The safety of KS supplementation in a healthy, young adult population has been determined herein. In addition to being safe, supplementing with KS positively impacted the cardiovascular system as demonstrated by significant reductions in systolic blood pressure. β-Hydroxybutyrate has been shown to interact with receptors of the sympathetic nervous system to inhibit sympathetic activity; this may result in reduced blood pressure.31,32 For that reason, it would be of interest to examine chronic KS supplementation in a hypertensive population to determine its efficacy as a holistic treatment to reduce blood pressure.

A limitation of this study includes the method of daily supplementation. The participants were supplemented on an honorary system outside of the laboratory, with weekly supplements provided once per week. A specific time schedule with self-reporting measures could help to strengthen participant honesty and reliability outside of the laboratory. In addition, a direct measure to quantify bone mass to provide a more precise determination of bone mass alterations with ketone supplementation would strengthen this study. This study did not specifically control for diet of the participants, but rather whether KS supplementation would impact them on their normal diet. Future research regarding KS supplementation might look at dietary restriction to help challenge or corroborate previous findings that reflect bone loss and kidney function.


Healthy, young adults were able to maintain normal liver and kidney function, blood lipid levels and other physiological variables pertinent to health after supplementing with KS for 6 weeks, as demonstrated by the CMP, CBC, lipid panel and urinalysis results. Ketone salt supplementation also resulted in systolic blood pressure reductions in a non-hypertensive population.

Transparency declaration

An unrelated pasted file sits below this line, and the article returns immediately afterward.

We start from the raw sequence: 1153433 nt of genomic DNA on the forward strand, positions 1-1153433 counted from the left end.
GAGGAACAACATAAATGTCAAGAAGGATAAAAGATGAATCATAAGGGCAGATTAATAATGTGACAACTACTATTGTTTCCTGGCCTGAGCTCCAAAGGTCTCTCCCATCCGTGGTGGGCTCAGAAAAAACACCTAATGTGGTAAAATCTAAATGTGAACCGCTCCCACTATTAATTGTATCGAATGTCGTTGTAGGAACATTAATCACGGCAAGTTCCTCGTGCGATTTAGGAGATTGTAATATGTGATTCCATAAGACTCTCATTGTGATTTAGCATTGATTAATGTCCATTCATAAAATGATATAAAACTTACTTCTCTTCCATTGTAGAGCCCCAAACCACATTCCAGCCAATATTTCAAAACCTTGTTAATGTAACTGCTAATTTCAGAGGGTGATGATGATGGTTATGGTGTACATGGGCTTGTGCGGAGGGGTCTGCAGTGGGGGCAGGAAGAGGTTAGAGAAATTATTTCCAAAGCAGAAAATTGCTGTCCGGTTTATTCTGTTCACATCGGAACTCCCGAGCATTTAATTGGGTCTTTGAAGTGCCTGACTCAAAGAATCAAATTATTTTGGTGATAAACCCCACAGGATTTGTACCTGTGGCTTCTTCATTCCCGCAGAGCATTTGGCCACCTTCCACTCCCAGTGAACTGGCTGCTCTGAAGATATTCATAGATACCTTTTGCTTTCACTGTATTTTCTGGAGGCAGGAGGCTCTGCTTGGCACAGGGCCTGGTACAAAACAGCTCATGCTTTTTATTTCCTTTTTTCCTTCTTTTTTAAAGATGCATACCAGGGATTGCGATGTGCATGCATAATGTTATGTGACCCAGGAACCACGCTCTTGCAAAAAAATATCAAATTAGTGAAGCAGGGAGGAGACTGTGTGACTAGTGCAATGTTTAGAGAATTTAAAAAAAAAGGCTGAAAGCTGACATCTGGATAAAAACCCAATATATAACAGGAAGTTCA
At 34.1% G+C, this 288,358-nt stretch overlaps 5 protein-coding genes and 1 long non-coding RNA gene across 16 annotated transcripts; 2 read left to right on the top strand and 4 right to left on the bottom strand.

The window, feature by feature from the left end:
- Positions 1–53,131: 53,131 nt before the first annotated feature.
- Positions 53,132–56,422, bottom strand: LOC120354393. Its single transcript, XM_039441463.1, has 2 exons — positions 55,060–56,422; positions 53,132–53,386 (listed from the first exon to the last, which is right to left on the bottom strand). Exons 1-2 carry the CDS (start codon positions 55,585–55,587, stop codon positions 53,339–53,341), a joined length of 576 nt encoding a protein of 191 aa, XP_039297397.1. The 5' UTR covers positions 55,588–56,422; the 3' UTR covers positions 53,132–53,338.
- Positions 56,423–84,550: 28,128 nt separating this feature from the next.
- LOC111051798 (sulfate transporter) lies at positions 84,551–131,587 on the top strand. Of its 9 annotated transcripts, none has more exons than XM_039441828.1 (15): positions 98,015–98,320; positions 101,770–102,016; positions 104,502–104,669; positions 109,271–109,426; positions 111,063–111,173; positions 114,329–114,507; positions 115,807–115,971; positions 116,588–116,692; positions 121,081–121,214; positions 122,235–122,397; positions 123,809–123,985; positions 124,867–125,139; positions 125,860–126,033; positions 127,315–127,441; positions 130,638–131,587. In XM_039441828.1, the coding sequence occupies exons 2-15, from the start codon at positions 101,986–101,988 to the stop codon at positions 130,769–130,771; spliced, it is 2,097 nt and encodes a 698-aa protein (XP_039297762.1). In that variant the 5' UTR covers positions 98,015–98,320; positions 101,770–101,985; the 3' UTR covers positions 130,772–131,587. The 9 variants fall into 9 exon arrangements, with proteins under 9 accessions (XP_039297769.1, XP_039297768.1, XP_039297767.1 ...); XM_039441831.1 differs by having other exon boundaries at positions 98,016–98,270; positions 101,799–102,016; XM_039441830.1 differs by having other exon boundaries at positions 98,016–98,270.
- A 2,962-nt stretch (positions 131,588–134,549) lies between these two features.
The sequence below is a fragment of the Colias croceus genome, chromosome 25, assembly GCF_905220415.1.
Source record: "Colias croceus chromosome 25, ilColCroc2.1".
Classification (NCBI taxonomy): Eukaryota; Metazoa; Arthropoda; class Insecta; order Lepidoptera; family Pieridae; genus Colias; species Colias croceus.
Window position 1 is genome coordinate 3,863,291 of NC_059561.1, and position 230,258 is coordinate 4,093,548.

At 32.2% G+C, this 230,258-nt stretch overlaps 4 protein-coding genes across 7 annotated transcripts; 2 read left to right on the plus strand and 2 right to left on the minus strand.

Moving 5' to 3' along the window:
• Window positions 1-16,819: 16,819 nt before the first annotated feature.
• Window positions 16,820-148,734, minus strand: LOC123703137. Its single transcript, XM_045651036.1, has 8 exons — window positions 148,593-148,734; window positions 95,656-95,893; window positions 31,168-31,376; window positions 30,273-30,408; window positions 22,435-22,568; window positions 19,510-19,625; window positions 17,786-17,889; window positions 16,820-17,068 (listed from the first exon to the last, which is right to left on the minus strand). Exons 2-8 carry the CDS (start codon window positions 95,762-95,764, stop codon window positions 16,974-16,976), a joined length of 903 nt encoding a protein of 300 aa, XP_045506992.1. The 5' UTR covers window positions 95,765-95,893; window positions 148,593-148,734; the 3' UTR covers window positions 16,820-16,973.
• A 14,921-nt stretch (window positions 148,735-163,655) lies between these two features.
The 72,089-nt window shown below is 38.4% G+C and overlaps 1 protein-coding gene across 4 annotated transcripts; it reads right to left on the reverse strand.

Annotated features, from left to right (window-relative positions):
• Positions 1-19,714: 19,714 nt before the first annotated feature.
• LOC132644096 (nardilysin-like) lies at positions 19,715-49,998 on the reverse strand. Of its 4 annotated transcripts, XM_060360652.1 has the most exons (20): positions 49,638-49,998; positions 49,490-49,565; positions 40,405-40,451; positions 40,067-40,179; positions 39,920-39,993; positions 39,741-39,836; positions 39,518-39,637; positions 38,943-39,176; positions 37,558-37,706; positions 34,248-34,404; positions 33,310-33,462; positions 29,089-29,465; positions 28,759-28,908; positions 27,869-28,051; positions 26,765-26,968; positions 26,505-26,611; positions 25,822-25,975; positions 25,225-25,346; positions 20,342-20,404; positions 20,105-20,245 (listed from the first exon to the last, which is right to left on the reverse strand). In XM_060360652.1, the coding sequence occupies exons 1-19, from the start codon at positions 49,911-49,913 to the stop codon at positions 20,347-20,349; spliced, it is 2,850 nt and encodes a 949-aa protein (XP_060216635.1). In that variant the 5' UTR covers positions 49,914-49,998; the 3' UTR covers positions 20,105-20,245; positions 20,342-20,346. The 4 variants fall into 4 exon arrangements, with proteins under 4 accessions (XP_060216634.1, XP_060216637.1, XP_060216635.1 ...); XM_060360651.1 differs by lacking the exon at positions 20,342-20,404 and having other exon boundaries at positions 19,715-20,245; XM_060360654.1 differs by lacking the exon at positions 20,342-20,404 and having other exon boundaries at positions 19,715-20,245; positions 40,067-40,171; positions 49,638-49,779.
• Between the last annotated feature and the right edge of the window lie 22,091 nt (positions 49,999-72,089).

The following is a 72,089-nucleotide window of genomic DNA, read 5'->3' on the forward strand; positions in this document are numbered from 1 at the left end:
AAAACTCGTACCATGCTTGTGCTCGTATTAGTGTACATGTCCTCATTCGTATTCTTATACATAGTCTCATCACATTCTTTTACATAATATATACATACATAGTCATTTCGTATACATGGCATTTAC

The lead author affirms that this manuscript is an honest, accurate and transparent account of the study being reported. The reporting of this work is compliant with CONSORT. The lead author affirms that no important aspects of the study have been omitted and that any discrepancies from the study as planned have been explained. Trial registration of this study was at www.-clinicaltrials.gov (Identifier: NCT03452761).


Prüvit Ventures, Inc. provided input regarding the study design. Neither of the funding sources contributed directly in terms of collection or analysis of data, writing of the manuscript or decision to submit the manuscript for publication. The authors would like to thank the funders for support, AU-CTO and the participants.

Competing interests

The authors declare that they have no financial or personal relationships that may have inappropriately influenced them in writing this article.

Authors’ contributions

A.M.H. was responsible for the experimental design. A.M.H., A.S.Q., K.N.B. and H.R.B collectively assisted with data collection. A.M.H. analysed the data and drafted the manuscript.


Financial support was provided by Prüvit Ventures, Inc. and the College of Education at Augusta University.


The information presented in this manuscript is without falsification, manipulation or fabrication. All data are reported accurately and honestly to the best of the authors’ knowledge. The views and opinions expressed in this article are those of the authors and not an official position of the funder.

Data availability

Data sharing is not applicable to this article as no new data were created or analysed in this study.


  1. Paoli A, Bianco A, Damiani E, Bosco G. Ketogenic diet in neuromuscular and neurodegenerative diseases. BioMed Res Int. 2014;2014:10p. https://doi.org/10.1155/2014/474296
  2. Volek JS, Phinney SD, Forsythe CE, et al. Carbohydrate restriction has a more favorable impact on the metabolic syndrome than a low fat diet. Lipids. 2009;44(4):297–309. https://doi.org/10.1007/s11745-008-3274-2
  3. Veech RL. The therapeutic implications of ketone bodies: The effects of ketone bodies in pathological conditions: Ketosis, ketogenic diet, redox states, insulin resistance, and mitochondrial metabolism. Prostaglandins Leukot Essent Fatty Acids. 2004;70(3):309–319. https://doi.org/10.1016/j.plefa.2003.09.007
  4. Maalouf M, Rho JM, Mattson MP. The neuroprotective properties of calorie restriction, the ketogenic diet, and ketone bodies. Brain Res Rev. 2009;59(2):293–315. https://doi.org/10.1016/j.brainresrev.2008.09.002
  5. McGarry JD, Foster DW. Regulation of hepatic fatty acid oxidation and ketone body production. Annu Rev Biochem. 1980;49(1):395–420. https://doi.org/10.1146/annurev.bi.49.070180.002143
  6. Robinson AM, Williamson DH. Physiological roles of ketone bodies as substrates and signals in mammalian tissues. Physiol Rev. 1980;60(1):143–187. https://doi.org/10.1152/physrev.1980.60.1.143
  7. Hasselbalch SG, Knudsen GM, Jakobsen JO, Hageman LP, Holm S, Paulson OB. Blood-brain barrier permeability of glucose and ketone bodies during short-term starvation in humans. Am J Physiol Endocrinol Metab. 1995;268(6):E1161–E1166. https://doi.org/10.1152/ajpendo.1995.268.6.E1161